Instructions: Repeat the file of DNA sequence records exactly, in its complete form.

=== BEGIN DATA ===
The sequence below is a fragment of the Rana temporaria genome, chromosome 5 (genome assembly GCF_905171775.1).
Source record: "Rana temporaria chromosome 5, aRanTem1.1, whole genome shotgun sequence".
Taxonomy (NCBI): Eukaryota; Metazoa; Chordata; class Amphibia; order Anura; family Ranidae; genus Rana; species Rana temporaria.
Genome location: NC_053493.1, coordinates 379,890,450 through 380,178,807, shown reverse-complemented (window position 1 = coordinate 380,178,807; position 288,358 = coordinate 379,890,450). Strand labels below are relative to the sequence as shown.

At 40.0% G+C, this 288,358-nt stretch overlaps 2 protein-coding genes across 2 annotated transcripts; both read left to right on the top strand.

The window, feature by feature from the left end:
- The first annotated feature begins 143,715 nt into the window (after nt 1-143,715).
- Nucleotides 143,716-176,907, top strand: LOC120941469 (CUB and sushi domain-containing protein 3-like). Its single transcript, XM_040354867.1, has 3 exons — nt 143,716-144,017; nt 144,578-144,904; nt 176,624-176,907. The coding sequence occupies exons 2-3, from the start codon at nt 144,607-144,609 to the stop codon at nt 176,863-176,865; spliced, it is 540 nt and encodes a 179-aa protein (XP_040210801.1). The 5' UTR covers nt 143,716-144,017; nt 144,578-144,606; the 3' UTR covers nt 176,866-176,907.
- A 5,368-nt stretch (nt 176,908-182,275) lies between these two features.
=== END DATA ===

The sequence below is a fragment of the Rana temporaria genome, chromosome 5 (genome assembly GCF_905171775.1).
Source record: "Rana temporaria chromosome 5, aRanTem1.1, whole genome shotgun sequence".
Taxonomy (NCBI): Eukaryota; Metazoa; Chordata; class Amphibia; order Anura; family Ranidae; genus Rana; species Rana temporaria.
Genome location: NC_053493.1, coordinates 379,890,450 through 380,178,807, shown reverse-complemented (window position 1 = coordinate 380,178,807; position 288,358 = coordinate 379,890,450). Strand labels below are relative to the sequence as shown.

At 40.0% G+C, this 288,358-nt stretch overlaps 2 protein-coding genes across 2 annotated transcripts; both read left to right on the top strand.

The window, feature by feature from the left end:
- The first annotated feature begins 143,715 nt into the window (after nt 1-143,715).
- Nucleotides 143,716-176,907, top strand: LOC120941469 (CUB and sushi domain-containing protein 3-like). Its single transcript, XM_040354867.1, has 3 exons — nt 143,716-144,017; nt 144,578-144,904; nt 176,624-176,907. The coding sequence occupies exons 2-3, from the start codon at nt 144,607-144,609 to the stop codon at nt 176,863-176,865; spliced, it is 540 nt and encodes a 179-aa protein (XP_040210801.1). The 5' UTR covers nt 143,716-144,017; nt 144,578-144,606; the 3' UTR covers nt 176,866-176,907.
- A 5,368-nt stretch (nt 176,908-182,275) lies between these two features.